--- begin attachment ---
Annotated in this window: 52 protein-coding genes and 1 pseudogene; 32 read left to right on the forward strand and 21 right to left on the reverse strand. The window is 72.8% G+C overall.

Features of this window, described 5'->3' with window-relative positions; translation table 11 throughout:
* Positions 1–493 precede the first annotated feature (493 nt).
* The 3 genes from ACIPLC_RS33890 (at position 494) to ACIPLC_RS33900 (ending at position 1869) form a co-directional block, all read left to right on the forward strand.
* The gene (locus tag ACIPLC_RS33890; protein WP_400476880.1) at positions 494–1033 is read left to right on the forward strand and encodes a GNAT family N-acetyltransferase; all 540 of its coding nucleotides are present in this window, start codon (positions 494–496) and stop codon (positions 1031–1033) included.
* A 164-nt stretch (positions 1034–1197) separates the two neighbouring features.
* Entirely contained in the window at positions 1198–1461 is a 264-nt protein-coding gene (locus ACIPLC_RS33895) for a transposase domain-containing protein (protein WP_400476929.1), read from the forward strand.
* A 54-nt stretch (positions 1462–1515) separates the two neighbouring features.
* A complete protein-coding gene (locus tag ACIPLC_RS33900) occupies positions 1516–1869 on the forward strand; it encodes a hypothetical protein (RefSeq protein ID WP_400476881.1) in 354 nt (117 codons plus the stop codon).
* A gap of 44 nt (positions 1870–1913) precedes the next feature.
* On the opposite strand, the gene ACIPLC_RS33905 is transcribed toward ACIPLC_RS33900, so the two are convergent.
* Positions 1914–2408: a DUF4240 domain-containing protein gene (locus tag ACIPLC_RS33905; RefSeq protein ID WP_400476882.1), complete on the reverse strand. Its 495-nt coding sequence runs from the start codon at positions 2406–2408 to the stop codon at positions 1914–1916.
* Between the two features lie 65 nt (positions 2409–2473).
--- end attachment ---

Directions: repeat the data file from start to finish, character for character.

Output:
Annotated in this window: 52 protein-coding genes and 1 pseudogene; 32 read left to right on the forward strand and 21 right to left on the reverse strand. The window is 72.8% G+C overall.

Features of this window, described 5'->3' with window-relative positions; translation table 11 throughout:
* Positions 1–493 precede the first annotated feature (493 nt).
* The 3 genes from ACIPLC_RS33890 (at position 494) to ACIPLC_RS33900 (ending at position 1869) form a co-directional block, all read left to right on the forward strand.
* The gene (locus tag ACIPLC_RS33890; protein WP_400476880.1) at positions 494–1033 is read left to right on the forward strand and encodes a GNAT family N-acetyltransferase; all 540 of its coding nucleotides are present in this window, start codon (positions 494–496) and stop codon (positions 1031–1033) included.
* A 164-nt stretch (positions 1034–1197) separates the two neighbouring features.
* Entirely contained in the window at positions 1198–1461 is a 264-nt protein-coding gene (locus ACIPLC_RS33895) for a transposase domain-containing protein (protein WP_400476929.1), read from the forward strand.
* A 54-nt stretch (positions 1462–1515) separates the two neighbouring features.
* A complete protein-coding gene (locus tag ACIPLC_RS33900) occupies positions 1516–1869 on the forward strand; it encodes a hypothetical protein (RefSeq protein ID WP_400476881.1) in 354 nt (117 codons plus the stop codon).
* A gap of 44 nt (positions 1870–1913) precedes the next feature.
* On the opposite strand, the gene ACIPLC_RS33905 is transcribed toward ACIPLC_RS33900, so the two are convergent.
* Positions 1914–2408: a DUF4240 domain-containing protein gene (locus tag ACIPLC_RS33905; RefSeq protein ID WP_400476882.1), complete on the reverse strand. Its 495-nt coding sequence runs from the start codon at positions 2406–2408 to the stop codon at positions 1914–1916.
* Between the two features lie 65 nt (positions 2409–2473).